The Little Mermaid isn’t the only sea dweller that wants to “be where the people are.”
The record-setting shark sightings and attacks of 2022 — around New York and other East Coast states — may not be a coincidence or viral myth: Contrary to popular belief, these oceanic predators really do frequent waters near crowded urban areas, according to a scary new study by the University of Miami Rosenstiel School of Marine and Atmospheric Science in Florida.
“We were surprised to find that the sharks we tracked spent so much time near the lights and sounds of the busy city — often close to shore — no matter the time of day,” said Neil Hammerschlag, the UM shark research and conservation program director who helmed the shocking research published in the journal Marine Ecology Progress Series.
“We really thought they would, because studies of big land predators have found that wolves and bears and kind of the big land carnivores tend to avoid being around big cities,” he told Reuters. “[But] that’s not at all what we found with the sharks.”
Hammerschlag wanted to see if similar to these terrestrial carnivores, sharks steered clear of densely populated areas amid increasing urbanization worldwide.
To find out if this was the case, scientists monitored shark movement using a method called passive acoustic telemetry, according to a University of Miami press statement. Specifically, the scientists outfitted three different species of shark — bull, nurse and great hammerhead — with transmitters that emit ultrasonic sounds.
These were then linked to subaquatic “listening stations” off the coast of Miami and the Florida Keys, which gathered data regarding the sharks’ activity.
“When a shark swims within a few hundred feet of one of those listening stations, it can detect that transmitter, hears it, and will record that … that shark swam by that location,” Hammerschlag said. Researchers found that sharks were “spending quite a lot of time close to what we call like urban areas.”
“These sharks were cruising up and down the coastline in areas that, you know, there are people that bathe in the ocean,” the conservation crusader elaborated. “And we saw that, you know, even some aerial drone footage we saw of people out, you know, on Miami Beach and, unknown to them, there were sharks swimming around them, which is pretty crazy.”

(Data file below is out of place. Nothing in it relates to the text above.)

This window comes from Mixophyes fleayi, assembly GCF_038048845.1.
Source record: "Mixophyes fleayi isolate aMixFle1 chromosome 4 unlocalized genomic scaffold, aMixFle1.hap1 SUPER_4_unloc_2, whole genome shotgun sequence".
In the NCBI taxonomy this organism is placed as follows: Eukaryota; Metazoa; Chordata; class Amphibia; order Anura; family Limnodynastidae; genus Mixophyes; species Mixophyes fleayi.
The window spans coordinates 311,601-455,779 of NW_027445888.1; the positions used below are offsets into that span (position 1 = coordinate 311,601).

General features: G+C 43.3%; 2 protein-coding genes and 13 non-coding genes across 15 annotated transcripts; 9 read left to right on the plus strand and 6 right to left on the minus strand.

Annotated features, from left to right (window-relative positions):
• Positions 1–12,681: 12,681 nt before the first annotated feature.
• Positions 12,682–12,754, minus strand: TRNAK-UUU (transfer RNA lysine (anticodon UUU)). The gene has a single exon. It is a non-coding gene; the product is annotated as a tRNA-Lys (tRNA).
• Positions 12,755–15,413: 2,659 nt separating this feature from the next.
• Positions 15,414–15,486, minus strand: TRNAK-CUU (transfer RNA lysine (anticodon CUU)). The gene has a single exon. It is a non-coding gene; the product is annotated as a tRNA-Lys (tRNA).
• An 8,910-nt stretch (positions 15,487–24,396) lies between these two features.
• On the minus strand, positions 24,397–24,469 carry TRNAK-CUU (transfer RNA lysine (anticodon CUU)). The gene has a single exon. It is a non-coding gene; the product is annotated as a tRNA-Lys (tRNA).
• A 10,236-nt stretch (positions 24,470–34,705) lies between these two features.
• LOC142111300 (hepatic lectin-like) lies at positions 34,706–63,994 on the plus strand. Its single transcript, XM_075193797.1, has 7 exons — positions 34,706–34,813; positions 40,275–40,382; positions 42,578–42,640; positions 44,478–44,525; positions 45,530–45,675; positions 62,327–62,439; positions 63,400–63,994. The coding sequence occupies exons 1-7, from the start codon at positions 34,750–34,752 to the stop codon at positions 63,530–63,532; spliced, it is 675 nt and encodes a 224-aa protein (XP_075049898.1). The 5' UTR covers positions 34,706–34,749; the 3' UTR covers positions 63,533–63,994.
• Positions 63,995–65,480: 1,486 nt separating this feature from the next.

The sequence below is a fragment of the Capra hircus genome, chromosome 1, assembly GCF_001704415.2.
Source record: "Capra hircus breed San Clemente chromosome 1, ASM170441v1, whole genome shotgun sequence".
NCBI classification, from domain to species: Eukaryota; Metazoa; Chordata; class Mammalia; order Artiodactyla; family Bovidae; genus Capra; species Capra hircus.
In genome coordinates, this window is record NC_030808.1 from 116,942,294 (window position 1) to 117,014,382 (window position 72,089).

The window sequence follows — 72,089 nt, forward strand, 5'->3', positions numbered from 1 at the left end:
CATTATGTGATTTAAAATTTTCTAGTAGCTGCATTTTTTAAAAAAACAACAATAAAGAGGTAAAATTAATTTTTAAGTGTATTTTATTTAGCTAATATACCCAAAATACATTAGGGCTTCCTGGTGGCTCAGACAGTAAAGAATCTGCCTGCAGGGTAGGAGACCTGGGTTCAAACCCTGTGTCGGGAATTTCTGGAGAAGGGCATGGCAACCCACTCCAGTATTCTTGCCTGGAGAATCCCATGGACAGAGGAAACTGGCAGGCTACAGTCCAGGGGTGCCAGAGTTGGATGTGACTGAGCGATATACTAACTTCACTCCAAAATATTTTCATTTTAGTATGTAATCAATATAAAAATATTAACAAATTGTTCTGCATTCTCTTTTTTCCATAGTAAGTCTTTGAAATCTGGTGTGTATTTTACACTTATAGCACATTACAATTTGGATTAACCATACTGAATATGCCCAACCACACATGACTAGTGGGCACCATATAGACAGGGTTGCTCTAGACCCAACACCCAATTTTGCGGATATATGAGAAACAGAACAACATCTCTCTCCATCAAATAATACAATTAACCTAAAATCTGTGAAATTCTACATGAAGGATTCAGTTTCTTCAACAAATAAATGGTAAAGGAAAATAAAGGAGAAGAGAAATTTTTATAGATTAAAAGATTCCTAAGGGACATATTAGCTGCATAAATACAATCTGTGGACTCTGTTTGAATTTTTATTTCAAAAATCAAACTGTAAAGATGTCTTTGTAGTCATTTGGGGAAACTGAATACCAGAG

It’s unclear why sharks prefer hanging out by metropolises, but scientists speculate that they become acclimated to urban sights and sounds, Reuters reported. Another theory is that these aquatic city slickers are attracted by land-based activities such as anglers discarding fish carcasses.
In light of these findings, the idea of going to a city beach might seem like “ringing a dinner bell” a la “Jaws.” However, Hammerschlag said that this discovery should actually reassure the public, given the comparatively low numbers of attacks.
“Although this might make you a bit nervous, to me it just proves the point that sharks, you know, really don’t want to bite people, and that, in fact, sharks really tolerate people and tend to avoid them,” the shark-lover insisted. “But it just shows that just humans are not on the menu when it comes to sharks.”
In fact, this habituation to human hubs is “probably worse for the sharks than it is for us,” according to Hammerschlag.
“By spending so much time close to shore, sharks are at risk of exposure to toxic pollutants as well as fishing, which could impact their health and survival,” the scientist explained in the University of Miami statement.
Nonetheless, the findings coincide with a rash of attacks and sightings near population centers along the Eastern Seaboard.
Just last week, two people were chomped on in the waters off Myrtle Beach, South Carolina — with one of the victims requiring hundreds of stitches after the vicious attack.
Meanwhile, New York waters have seen a major spike in shark bites, including six incidents off Long Island in July alone.